NEW YORK – People suffering from vision loss are twice as likely to suffer from depression as the general population.
An educational workshop at the annual meeting of the American Psychiatric Association in New York City this week will shed light on this important, growing topic.
“What we are talking about is not new, but has never been a focus of the psychiatric community,” says Michael Ascher, MD, a clinical associate professor of Psychiatry in Penn’s Perelman School of Medicine, who will co-chair the session. “We want to use our observations to begin the dialogue.”
Visual impairment is not always obvious to the clinician, since only a small percentage of patients with impairments use canes or dogs.
Blindness or vision loss can be a primary or secondary side effect of psychiatric treatment. Typical antipsychotics and selective serotonin reuptake inhibitors (SSRIs) prescribed for patients with depression or anxiety disorders can lead to mydriasis, a dilation of the pupil, which causes the vision to become impaired; tricyclic antidepressants can cause blurred vision; some seizure drugs have been linked to near-sightedness and glaucoma. In addition, certain anti-psychotic medications can increase a patient’s risk for diabetes, which, if not controlled can result in vision loss or blindness. Impairment in color perception can also be affected by anti psychotic medications.
“Depressed patients are less likely to follow-up with medical treatment or make lifestyle modifications to limit visual loss, like quitting smoking or cutting down on drinking, or making an effort to exercise,” says Ascher. “As clinicians, we need to ask the questions to identify these issues before the patient’s health is further compromised and complete vision loss sets in, and the patient’s depression potentially worsens.”
When blindness sets in, clinicians must also treat the additional psychiatric difficulties that come with this diagnosis. “Untreated depression or family support issues can obstruct treatment for more serious illnesses,” says Ascher.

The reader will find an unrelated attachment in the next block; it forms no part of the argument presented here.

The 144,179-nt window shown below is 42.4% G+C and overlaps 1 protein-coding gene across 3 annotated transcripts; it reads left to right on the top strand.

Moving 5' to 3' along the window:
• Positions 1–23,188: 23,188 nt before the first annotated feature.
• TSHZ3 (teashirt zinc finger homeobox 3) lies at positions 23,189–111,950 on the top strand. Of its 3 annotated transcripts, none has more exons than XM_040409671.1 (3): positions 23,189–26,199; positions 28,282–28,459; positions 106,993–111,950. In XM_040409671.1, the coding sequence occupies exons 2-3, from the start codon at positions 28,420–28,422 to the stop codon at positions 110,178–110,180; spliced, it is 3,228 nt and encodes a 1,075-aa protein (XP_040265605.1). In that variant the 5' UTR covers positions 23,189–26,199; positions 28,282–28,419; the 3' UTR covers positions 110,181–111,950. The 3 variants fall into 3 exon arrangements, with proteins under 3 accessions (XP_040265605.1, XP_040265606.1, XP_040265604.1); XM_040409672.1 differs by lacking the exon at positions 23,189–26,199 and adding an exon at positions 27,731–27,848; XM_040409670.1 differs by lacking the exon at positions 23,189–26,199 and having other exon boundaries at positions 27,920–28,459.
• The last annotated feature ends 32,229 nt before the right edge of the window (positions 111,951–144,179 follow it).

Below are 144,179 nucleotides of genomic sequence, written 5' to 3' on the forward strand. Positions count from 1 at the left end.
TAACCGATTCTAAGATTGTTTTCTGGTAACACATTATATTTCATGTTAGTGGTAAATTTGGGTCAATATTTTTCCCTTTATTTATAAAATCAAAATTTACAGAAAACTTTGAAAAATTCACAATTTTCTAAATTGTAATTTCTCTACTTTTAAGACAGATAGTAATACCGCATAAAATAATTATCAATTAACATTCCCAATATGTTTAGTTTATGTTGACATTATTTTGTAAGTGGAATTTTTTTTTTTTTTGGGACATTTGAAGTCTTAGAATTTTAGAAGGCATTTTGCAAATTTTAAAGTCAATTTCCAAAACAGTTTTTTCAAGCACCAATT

Dr. Ascher and colleagues’ first suggestions are simple: speak to blind and low-vision patients as they approach and leave the office; greet them at the door and escort them by extending an arm and allowing the person to take your elbow; describe the room and monitor the patient’s movements as clues to their comfort level; and talk to the patient, even if they do not look you in the eye.
Low vision or blindness also makes it more difficult for patients to navigate the complex healthcare delivery system. Care coordination with other treating physicians, an ophthalmologist or family physician and the pharmacy is paramount. “In lieu of a family member or outside support, this often falls to the clinician. For example, many low-vision patients rely on their sense of touch to identify their medications. If a generic is substituted by the pharmacy, it could lead to confusion and potentially harmful consequences for the patient,” says Ascher.
Dr. Ascher will be joined by Sharon Packer, MD, assistant clinical professor of Psychiatry and Behavioral Sciences and Melinda Lantz, MD, associate professor of Clinical Psychiatry and Behavioral Sciences, department of Psychiatry and Behavioral Sciences, both with Albert Einstein College of Medicine, Bronx, NY.
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